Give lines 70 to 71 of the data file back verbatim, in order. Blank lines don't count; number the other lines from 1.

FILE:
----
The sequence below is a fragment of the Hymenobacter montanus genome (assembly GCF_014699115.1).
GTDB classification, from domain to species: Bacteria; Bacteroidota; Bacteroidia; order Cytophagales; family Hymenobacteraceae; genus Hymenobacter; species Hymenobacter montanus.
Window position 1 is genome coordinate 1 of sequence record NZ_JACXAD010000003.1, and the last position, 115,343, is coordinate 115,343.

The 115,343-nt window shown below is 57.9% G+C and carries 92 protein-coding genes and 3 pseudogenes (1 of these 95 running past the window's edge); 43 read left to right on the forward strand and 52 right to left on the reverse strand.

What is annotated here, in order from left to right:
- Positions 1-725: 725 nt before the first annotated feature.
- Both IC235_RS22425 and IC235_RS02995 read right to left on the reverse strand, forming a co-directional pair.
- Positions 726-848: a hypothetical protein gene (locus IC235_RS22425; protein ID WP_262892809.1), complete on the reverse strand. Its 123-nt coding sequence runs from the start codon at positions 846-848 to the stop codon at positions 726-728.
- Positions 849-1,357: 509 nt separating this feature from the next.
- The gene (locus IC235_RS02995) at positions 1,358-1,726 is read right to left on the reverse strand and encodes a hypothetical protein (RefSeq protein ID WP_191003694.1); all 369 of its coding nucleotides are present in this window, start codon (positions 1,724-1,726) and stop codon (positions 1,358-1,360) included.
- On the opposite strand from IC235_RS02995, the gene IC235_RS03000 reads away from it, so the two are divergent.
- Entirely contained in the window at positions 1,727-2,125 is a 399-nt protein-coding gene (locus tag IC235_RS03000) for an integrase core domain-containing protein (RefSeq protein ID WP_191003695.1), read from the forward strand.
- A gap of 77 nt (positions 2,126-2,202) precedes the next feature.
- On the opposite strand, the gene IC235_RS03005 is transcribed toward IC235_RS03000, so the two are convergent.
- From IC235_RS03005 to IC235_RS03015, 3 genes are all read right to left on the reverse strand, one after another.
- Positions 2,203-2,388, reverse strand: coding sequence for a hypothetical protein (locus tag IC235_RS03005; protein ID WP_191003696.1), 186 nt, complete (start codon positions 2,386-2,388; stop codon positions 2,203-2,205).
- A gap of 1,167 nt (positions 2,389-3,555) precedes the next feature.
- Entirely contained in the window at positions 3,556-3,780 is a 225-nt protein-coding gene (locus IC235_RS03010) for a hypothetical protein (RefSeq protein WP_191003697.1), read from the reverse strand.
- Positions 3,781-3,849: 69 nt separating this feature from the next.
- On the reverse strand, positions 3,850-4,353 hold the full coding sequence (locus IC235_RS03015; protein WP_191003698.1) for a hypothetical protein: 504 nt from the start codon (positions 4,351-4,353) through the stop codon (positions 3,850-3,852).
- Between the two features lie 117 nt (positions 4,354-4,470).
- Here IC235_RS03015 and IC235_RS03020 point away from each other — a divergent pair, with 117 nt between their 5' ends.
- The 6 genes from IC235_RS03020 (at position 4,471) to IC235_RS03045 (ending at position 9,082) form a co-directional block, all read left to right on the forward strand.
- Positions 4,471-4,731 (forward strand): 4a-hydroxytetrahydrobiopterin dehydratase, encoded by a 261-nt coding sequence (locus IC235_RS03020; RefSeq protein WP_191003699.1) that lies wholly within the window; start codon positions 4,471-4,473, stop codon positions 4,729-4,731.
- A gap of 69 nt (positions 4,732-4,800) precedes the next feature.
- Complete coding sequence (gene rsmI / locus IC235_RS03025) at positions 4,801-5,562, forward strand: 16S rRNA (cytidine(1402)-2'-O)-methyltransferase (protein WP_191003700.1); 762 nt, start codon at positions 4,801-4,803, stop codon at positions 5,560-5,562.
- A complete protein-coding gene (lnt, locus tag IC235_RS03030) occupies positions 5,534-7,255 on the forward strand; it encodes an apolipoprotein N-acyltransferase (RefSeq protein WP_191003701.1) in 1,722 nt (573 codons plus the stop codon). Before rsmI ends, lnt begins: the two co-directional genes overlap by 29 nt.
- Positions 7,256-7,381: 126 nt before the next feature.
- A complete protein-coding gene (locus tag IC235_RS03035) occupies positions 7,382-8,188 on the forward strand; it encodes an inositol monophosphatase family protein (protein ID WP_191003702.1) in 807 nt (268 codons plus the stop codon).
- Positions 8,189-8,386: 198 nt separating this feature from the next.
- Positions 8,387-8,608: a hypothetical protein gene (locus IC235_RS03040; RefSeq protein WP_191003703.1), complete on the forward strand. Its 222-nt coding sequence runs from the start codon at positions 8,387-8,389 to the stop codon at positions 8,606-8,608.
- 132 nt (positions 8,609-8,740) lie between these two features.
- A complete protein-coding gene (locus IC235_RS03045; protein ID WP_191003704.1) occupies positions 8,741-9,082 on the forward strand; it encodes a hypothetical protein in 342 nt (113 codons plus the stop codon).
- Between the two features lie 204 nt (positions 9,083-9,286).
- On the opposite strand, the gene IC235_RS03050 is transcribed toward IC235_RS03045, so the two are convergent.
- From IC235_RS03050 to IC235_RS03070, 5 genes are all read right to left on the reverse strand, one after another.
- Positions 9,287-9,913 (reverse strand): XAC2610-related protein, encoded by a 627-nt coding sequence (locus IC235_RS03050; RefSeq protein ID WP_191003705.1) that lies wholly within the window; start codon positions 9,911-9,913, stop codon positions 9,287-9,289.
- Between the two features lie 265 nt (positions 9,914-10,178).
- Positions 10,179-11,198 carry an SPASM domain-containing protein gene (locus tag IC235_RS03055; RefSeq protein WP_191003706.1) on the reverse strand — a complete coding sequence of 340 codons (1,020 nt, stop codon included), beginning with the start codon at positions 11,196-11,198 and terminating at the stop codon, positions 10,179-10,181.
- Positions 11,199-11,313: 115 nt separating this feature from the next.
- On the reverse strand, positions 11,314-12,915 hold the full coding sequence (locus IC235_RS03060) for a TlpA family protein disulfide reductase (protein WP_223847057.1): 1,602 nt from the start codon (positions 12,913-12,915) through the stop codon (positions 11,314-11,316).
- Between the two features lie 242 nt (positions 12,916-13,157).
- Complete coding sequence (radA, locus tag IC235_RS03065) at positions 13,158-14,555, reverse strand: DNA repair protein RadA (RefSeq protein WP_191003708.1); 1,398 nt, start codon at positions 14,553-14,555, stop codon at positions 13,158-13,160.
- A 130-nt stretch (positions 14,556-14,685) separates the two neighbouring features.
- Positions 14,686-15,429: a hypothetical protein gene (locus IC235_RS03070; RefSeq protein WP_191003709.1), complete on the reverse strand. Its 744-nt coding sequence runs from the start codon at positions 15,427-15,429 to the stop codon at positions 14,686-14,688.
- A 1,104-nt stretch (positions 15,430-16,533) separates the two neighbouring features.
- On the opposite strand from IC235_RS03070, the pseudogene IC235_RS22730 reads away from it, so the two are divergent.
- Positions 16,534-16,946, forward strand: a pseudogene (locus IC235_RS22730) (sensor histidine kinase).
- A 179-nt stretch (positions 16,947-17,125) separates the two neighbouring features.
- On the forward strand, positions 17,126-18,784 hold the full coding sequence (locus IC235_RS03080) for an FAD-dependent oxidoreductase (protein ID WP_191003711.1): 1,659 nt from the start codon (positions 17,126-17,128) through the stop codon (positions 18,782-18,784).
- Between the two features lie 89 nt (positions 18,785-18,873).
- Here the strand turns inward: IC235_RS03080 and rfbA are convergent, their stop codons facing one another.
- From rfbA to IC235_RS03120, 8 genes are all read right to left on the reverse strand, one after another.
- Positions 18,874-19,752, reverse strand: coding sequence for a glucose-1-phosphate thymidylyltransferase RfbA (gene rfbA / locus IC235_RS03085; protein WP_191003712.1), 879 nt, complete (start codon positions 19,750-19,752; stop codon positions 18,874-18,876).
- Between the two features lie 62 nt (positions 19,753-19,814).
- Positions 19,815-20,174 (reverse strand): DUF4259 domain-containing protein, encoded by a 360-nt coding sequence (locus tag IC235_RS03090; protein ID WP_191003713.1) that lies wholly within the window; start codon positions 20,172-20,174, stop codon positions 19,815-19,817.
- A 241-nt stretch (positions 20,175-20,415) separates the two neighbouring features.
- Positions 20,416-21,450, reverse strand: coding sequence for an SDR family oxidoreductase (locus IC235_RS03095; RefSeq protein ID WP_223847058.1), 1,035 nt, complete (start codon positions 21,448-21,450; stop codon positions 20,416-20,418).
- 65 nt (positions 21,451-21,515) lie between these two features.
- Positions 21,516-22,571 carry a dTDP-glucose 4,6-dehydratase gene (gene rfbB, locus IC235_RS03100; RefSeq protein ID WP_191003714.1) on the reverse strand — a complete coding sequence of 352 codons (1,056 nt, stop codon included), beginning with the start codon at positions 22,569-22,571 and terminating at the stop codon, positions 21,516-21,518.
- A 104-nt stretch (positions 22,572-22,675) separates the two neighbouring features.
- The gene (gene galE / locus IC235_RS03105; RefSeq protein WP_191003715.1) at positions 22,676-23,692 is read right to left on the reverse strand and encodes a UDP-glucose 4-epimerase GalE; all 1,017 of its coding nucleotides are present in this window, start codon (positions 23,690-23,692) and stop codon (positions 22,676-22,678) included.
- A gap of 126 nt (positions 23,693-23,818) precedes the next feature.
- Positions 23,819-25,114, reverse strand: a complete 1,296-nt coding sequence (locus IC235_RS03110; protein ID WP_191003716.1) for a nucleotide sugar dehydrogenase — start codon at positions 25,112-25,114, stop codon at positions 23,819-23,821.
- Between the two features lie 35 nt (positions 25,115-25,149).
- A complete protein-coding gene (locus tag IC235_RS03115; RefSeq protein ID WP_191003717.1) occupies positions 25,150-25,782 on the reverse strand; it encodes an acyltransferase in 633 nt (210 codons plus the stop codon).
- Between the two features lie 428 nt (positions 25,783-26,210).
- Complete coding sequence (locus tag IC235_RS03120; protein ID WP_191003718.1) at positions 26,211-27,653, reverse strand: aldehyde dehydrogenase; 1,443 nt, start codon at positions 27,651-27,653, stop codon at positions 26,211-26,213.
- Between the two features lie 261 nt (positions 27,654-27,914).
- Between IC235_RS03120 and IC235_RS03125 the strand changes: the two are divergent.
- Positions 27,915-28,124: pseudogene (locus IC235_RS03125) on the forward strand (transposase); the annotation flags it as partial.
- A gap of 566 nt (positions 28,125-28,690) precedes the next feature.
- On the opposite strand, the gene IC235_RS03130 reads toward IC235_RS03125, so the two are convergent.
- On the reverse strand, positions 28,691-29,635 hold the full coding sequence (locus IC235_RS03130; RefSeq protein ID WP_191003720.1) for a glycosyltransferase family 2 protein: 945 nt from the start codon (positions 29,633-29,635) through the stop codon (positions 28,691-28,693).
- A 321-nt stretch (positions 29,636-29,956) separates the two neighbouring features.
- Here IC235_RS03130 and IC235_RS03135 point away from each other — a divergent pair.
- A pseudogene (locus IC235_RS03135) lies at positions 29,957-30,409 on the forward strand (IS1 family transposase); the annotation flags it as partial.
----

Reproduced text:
- Between IC235_RS03120 and IC235_RS03125 the strand changes: the two are divergent.
- Positions 27,915-28,124: pseudogene (locus IC235_RS03125) on the forward strand (transposase); the annotation flags it as partial.